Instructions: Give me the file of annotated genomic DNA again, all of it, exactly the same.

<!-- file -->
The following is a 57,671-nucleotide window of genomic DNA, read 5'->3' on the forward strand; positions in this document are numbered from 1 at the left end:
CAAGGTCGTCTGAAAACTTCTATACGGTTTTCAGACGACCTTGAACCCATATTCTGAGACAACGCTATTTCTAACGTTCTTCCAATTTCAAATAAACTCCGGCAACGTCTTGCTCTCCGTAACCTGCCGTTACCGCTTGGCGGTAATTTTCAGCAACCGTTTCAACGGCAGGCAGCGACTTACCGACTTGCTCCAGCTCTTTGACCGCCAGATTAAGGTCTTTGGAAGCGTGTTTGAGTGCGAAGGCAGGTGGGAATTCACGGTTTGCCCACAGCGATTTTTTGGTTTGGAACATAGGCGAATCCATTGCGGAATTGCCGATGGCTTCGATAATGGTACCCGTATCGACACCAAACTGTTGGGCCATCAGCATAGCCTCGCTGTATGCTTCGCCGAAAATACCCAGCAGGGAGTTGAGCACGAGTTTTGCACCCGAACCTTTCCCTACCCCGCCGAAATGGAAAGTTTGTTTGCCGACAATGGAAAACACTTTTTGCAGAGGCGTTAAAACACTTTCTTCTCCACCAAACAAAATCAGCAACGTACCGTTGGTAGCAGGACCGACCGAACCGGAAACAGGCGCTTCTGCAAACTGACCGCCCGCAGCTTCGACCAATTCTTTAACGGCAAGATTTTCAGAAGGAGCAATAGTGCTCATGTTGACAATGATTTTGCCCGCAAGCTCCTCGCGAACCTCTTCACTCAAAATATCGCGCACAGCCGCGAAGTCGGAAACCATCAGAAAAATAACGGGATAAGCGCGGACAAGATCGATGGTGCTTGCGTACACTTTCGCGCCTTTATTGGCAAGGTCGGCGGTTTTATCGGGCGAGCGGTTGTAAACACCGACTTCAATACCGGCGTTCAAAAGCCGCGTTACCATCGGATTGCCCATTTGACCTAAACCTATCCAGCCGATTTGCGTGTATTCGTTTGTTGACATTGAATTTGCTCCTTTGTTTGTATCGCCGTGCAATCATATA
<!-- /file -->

The following is a 57,671-nucleotide window of genomic DNA, read 5'->3' on the forward strand; positions in this document are numbered from 1 at the left end:
CAAGGTCGTCTGAAAACTTCTATACGGTTTTCAGACGACCTTGAACCCATATTCTGAGACAACGCTATTTCTAACGTTCTTCCAATTTCAAATAAACTCCGGCAACGTCTTGCTCTCCGTAACCTGCCGTTACCGCTTGGCGGTAATTTTCAGCAACCGTTTCAACGGCAGGCAGCGACTTACCGACTTGCTCCAGCTCTTTGACCGCCAGATTAAGGTCTTTGGAAGCGTGTTTGAGTGCGAAGGCAGGTGGGAATTCACGGTTTGCCCACAGCGATTTTTTGGTTTGGAACATAGGCGAATCCATTGCGGAATTGCCGATGGCTTCGATAATGGTACCCGTATCGACACCAAACTGTTGGGCCATCAGCATAGCCTCGCTGTATGCTTCGCCGAAAATACCCAGCAGGGAGTTGAGCACGAGTTTTGCACCCGAACCTTTCCCTACCCCGCCGAAATGGAAAGTTTGTTTGCCGACAATGGAAAACACTTTTTGCAGAGGCGTTAAAACACTTTCTTCTCCACCAAACAAAATCAGCAACGTACCGTTGGTAGCAGGACCGACCGAACCGGAAACAGGCGCTTCTGCAAACTGACCGCCCGCAGCTTCGACCAATTCTTTAACGGCAAGATTTTCAGAAGGAGCAATAGTGCTCATGTTGACAATGATTTTGCCCGCAAGCTCCTCGCGAACCTCTTCACTCAAAATATCGCGCACAGCCGCGAAGTCGGAAACCATCAGAAAAATAACGGGATAAGCGCGGACAAGATCGATGGTGCTTGCGTACACTTTCGCGCCTTTATTGGCAAGGTCGGCGGTTTTATCGGGCGAGCGGTTGTAAACACCGACTTCAATACCGGCGTTCAAAAGCCGCGTTACCATCGGATTGCCCATTTGACCTAAACCTATCCAGCCGATTTGCGTGTATTCGTTTGTTGACATTGAATTTGCTCCTTTGTTTGTATCGCCGTGCAATCATATA